FIN 308. Intermediate Financial Management for Entrepreneurs. 3 Credit Hours.

This course is primarily for students majoring in entrepreneurship. It provides an overview of financial decision-making by entrepreneurs. Building on topics covered in the introductory finance classes, this course develops the foundations of optimal financial policy and applies these principles to entrepreneurial financial decision-making involved with such things as capital structure, working capital budgeting, leasing, hedging and risk management, securities issuance and the role of investment banks, and mergers and acquisitions. Note: Students cannot take both FIN 308 and FIN 303, so this class is not open to students who have taken FIN 303.
Prerequisite: FIN 302 and Requisite: Entrepreneurship Major.
Components: LEC.
Grading: GRD.
Typically Offered: Spring.

FIN 320. Investment and Security Markets. 3 Credit Hours.

This course introduces students to both practical and theoretical aspects of investment with an emphasis on financial markets. Topics include valuation of financial securities such as stocks, bonds and options; modern portfolio theory; the process and institutional characteristics of investing. Note that this course does not address the details of individual security valuation and selection, i.e., this course is not about stock picking or about how to get rich by investing in the markets. Instead, this course attempts to help you develop a lasting conceptual framework in which to view the investment process and to analyze future ideas and changes in investment environment. This class is essential to any student considering a finance concentration. Note: A student must have obtained a B or higher in FIN302to major in Finance. Earning an A in this class or any other class or classes does not eliminate this requirement.
Prerequisite: FIN 302.
Components: LEC.
Grading: GRD.
Typically Offered: Fall, Spring, & Summer.

FIN 330. International Finance. 3 Credit Hours.

This course applies the principles of finance to international business decisions. Topics include the analysis of foreign exchange rates, balance of payments, characteristics and use of international financial institurions and instruments, the analysis and management of financial risk in the international environment, and financing multinational corporations. Note: a student must have a B or higher in FIN 302 to major in International Finance and Marketing (or Finance). Earning an A in this class or any other class or classes does not eliminate this requirement.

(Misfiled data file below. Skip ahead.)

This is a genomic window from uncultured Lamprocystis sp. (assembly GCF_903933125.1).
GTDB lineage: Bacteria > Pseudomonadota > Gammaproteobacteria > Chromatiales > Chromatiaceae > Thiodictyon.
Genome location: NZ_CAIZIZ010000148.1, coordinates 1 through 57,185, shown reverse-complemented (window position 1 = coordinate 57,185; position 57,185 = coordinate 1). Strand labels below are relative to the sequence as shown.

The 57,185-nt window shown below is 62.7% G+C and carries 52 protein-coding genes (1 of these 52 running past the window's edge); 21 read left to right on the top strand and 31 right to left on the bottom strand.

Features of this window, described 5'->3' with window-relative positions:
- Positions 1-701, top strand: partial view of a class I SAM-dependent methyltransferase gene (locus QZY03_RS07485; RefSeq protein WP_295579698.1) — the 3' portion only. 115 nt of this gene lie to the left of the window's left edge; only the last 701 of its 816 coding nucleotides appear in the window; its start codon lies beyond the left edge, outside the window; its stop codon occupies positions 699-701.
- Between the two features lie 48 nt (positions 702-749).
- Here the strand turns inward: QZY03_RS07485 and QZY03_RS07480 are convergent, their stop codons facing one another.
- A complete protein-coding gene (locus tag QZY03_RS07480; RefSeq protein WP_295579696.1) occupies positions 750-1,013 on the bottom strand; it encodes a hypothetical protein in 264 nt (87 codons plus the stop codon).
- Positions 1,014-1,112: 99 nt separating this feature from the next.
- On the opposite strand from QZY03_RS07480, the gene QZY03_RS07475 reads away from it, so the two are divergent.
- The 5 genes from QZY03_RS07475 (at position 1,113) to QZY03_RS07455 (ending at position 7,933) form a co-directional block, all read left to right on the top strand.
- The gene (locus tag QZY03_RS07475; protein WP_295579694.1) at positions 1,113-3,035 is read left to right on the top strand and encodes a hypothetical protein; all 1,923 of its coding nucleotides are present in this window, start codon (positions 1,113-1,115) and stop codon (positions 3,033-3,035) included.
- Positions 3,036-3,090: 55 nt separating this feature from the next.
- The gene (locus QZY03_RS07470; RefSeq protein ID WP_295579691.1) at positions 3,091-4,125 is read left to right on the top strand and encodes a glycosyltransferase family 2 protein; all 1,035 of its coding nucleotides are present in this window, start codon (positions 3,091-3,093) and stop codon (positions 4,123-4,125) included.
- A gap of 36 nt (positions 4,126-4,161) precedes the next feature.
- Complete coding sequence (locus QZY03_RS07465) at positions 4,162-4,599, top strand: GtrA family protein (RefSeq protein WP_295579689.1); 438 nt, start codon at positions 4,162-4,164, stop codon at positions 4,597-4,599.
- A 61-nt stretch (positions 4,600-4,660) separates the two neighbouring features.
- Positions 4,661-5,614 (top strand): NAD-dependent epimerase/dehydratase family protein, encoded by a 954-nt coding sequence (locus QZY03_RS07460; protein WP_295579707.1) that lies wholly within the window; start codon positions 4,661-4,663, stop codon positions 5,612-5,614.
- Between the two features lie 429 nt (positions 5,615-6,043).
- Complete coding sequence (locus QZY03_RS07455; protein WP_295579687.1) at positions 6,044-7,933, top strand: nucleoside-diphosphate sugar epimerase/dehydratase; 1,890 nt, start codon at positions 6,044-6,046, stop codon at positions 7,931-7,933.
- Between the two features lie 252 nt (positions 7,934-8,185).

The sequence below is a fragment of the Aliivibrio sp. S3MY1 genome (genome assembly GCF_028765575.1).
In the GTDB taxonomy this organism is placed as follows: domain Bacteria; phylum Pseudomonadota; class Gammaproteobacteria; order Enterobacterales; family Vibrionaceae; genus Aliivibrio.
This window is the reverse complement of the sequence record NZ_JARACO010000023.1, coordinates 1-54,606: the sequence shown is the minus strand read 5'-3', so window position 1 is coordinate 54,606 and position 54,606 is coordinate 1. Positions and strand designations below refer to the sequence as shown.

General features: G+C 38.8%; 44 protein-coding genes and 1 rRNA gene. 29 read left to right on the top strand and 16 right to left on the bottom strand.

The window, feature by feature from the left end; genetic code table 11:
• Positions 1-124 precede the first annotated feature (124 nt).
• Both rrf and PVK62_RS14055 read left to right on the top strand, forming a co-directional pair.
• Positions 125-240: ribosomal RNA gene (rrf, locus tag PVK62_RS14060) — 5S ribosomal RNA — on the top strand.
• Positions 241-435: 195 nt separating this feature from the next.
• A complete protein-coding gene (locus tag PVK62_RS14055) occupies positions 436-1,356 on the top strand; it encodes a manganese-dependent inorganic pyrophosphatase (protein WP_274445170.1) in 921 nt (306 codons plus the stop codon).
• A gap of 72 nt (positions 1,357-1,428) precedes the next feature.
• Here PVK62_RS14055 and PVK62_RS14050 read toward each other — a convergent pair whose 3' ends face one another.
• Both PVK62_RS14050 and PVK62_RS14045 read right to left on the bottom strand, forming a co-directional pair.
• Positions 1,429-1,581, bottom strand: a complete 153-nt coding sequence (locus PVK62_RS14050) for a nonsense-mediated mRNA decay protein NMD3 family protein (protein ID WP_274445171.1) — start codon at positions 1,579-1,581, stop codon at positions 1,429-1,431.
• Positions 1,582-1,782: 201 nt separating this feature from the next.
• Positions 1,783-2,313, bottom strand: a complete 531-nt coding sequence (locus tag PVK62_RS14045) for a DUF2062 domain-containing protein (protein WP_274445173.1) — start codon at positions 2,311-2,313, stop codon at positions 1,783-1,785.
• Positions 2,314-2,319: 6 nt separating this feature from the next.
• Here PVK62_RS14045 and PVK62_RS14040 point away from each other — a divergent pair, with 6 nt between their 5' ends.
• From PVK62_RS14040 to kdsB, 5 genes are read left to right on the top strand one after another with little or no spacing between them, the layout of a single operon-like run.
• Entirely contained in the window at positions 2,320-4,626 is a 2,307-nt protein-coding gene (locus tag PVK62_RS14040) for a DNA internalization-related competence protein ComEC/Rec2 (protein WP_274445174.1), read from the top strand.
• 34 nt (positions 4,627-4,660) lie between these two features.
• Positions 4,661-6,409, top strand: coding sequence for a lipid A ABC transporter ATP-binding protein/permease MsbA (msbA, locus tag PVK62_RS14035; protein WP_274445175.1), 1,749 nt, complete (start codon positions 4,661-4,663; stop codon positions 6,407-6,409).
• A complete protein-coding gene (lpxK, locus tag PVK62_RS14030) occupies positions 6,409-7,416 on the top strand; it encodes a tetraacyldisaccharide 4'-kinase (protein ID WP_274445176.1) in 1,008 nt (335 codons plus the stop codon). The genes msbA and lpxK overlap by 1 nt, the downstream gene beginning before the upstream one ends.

Prerequisite: FIN 302.
Components: LEC.
Grading: GRD.
Typically Offered: Fall, Spring, & Summer.

FIN 340. Real Estate Principles. 3 Credit Hours.

This course provides an introduction to basic principles and fundamental practi ces in the real estate industry. Students learn how to apply the principles of finance to the real estate industry. Topics include common institutional aspects, brokerage, contracting, financing, ownership, management, valuation, appraisal, and investment analysis.
Prerequisites: FIN 302 or FIN 300.
Components: LEC.
Grading: GRD.
Typically Offered: Offered by Announcement Only.

FIN 344. Real Estate Investment Analysis. 3 Credit Hours.

This course introduces the theoretical concepts and analytical techniques used to make a decision to purchase an ownership interest in a commercial real estate project. There is heavy reliance on Excel applications. Each student will complete a written evaluation and investment analysis of an existing or proposed commercial real estate project in Miami-Dade, Broward or Monroe County.